Mergers and Acquisitions 2017

Last verified on Thursday 9th March 2017

Uruguay

Tomas Guerrero Costa and Tomás Gurmendez
Posadas, Posadas & Vecino
  1. 1.

    Has the level of M&A activity slowed, increased, or remained flat in 2016 as compared to 2015, and what are conditions like today? In general terms, what level of activity is foreseen for 2017? What are the factors influencing the level of M&A activity – Economic? Political? Commodity prices? Weakness in currency? Liquidity? Rule of law? Other?

  2. Despite its size, Uruguay is undoubtedly one of the most attractive Latin-American countries to invest in. Its social and political stability, favourable and adequate legal framework and strategic location make it a great host country for foreign investment.

    In line with the region, particularly Argentina and Brazil, 2016 was not an active year in terms of M&A. As compared with 2015, the level of activity was considerably lower in terms of number of transactions, although similar in the total value (in US$).

    However, for 2017 we should expect a moderated increase in the level of activity, which is already the case for the last quarter of 2016 (in which the activity appears to have taken off).

  3. 2.

    Which industries do you expect will see the most M&A activity in 2017?

  4. Uruguay is predominantly a producer of agricultural commodities, so the agribusiness sector will always be active in terms of M&A. Also, we expect to have a lot of activity in the retail industry, an industry in which international investors have shown great interest in recent years. Finally, many renewable energy projects – mainly wind farms and biomass plants – were constructed or are under construction in Uruguay as a consequence of firm public policies adopted by the national energy company (UTE), leading to a potential increase in M&A activity within this industry as investors from North America and Europe seek to grab a share of this growing market. 

  5. 3.

    What types of deals do you expect to see?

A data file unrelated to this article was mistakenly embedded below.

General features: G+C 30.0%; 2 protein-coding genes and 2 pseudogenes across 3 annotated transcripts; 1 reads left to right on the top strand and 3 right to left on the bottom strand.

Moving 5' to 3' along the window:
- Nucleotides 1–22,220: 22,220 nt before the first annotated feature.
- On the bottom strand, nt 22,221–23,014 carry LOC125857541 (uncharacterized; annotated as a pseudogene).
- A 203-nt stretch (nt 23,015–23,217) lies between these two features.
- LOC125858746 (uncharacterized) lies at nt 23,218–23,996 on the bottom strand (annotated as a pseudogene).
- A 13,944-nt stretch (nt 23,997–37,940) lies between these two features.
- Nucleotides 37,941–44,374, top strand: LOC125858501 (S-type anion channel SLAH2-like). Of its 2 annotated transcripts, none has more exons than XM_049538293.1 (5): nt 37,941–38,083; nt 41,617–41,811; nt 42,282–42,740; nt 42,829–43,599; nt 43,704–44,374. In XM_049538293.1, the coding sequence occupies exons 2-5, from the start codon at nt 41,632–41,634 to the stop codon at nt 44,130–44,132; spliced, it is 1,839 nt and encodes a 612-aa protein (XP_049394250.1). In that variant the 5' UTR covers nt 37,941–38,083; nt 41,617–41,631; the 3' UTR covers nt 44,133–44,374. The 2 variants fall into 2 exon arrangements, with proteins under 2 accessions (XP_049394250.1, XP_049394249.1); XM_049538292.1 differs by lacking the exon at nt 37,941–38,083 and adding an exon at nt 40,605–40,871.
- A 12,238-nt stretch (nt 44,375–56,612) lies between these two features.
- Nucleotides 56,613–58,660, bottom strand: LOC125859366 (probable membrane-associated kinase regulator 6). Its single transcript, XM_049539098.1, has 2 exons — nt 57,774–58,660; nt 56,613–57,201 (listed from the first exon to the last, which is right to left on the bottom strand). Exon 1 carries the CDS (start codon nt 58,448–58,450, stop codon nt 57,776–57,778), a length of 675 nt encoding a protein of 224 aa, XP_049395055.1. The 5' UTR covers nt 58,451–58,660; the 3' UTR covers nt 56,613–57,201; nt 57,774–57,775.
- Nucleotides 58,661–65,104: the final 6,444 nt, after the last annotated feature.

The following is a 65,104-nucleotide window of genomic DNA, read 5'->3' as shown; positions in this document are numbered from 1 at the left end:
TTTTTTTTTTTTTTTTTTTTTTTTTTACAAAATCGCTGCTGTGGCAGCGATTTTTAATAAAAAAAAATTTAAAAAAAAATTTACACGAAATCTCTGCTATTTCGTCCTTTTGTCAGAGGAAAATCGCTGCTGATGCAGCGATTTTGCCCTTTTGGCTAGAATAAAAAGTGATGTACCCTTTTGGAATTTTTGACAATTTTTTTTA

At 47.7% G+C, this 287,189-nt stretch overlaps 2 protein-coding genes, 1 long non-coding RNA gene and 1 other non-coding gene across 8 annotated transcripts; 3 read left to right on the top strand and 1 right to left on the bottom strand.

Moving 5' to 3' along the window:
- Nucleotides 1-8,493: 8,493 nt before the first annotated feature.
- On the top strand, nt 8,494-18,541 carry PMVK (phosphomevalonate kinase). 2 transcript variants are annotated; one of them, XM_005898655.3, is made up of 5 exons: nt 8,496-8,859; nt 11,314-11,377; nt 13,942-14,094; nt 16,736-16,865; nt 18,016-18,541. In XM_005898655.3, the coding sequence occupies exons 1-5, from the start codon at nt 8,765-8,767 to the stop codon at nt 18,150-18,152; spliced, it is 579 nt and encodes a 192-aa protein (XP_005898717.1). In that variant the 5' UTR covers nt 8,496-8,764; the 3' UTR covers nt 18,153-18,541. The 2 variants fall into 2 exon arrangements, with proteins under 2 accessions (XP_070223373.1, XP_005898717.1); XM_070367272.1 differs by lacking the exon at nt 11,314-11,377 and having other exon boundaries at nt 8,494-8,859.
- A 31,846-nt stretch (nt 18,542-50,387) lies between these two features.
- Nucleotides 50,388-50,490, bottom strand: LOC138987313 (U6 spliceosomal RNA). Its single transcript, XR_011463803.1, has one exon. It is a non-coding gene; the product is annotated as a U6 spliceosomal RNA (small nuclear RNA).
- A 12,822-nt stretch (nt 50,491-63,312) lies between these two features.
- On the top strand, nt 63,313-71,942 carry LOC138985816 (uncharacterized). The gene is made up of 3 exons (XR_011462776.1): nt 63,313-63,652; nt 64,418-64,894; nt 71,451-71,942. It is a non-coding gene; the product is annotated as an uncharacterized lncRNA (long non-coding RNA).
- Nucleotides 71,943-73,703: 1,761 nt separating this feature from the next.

6. Normally, M&A transactions in Uruguay take place through a purchase of shares, which may be a total, majority or minority acquisition. Acquisition of the going-concern business or pure asset transactions is also possible, although not normally used due to tax disadvantages (in relation to a stock purchase) and certain bureaucratic requirements imposed by law in order to complete the transaction. Merger transactions are scarce given the fact that a merger is subject to a formal and time-consuming control by the governmental agency in charge of the oversight of Uruguayan corporations (note that is not an antitrust control, but a formal corporate control). Finally, since Uruguayan companies are predominantly closely held (there are very few publicly traded companies) hostile takeovers or public tender offers are non-existent.

  7. 4.

    Discuss the level of M&A activity you have seen over 2016 and expect to see in 2017 of:
    (i) pure domestic deals;
    (ii) deals in your jurisdiction involving a domestic target and foreign acquirer from Latin America, or a foreign acquirer from outside Latin America; and
    (iii) deals involving a domestic acquirer and foreign target in Latin America or a foreign target outside Latin America.

  8. In 2016, domestic deals were relevant in terms of number but normally not in terms of amount, and this trend will probably remain the same for 2017.

    Foreign investment is the main engine of M&A deals. As in previous years, the major and most relevant M&A transactions were acquisitions of local companies by international investors. Traditionally, Argentinean and Brazilian companies and funds have intensely invested in Uruguayan companies. More recently, investors from other Latin-American countries such a Peru, Colombia and Chile also closed relevant deals. Outside the region, investment came mainly from United States (mostly private equity) and European countries such as Spain, France, England, Finland and the Netherlands. Finally, Chinese and Indian companies are showing great interest in Uruguay.

    Owing to the size of the country, Uruguay is definitely a host country for foreign investment, especially considering its geographical location which sets it apart as an ideal logistical hub or regional distribution centre, a factor which has been of strong interest to the country since the early 1980s.